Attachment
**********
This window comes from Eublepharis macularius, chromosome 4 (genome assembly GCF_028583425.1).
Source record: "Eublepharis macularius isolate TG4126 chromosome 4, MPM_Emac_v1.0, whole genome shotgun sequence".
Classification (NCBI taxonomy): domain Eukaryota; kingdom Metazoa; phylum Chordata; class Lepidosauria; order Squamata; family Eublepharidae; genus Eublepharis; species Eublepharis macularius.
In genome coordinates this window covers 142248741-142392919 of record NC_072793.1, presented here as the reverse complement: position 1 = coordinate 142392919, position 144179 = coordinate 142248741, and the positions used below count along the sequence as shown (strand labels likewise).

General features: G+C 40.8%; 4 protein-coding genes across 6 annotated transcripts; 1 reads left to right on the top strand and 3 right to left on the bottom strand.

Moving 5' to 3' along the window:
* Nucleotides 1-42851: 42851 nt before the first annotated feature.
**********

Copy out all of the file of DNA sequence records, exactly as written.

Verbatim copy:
This window comes from Eublepharis macularius, chromosome 4 (genome assembly GCF_028583425.1).
Source record: "Eublepharis macularius isolate TG4126 chromosome 4, MPM_Emac_v1.0, whole genome shotgun sequence".
Classification (NCBI taxonomy): domain Eukaryota; kingdom Metazoa; phylum Chordata; class Lepidosauria; order Squamata; family Eublepharidae; genus Eublepharis; species Eublepharis macularius.
In genome coordinates this window covers 142248741-142392919 of record NC_072793.1, presented here as the reverse complement: position 1 = coordinate 142392919, position 144179 = coordinate 142248741, and the positions used below count along the sequence as shown (strand labels likewise).

General features: G+C 40.8%; 4 protein-coding genes across 6 annotated transcripts; 1 reads left to right on the top strand and 3 right to left on the bottom strand.

Moving 5' to 3' along the window:
* Nucleotides 1-42851: 42851 nt before the first annotated feature.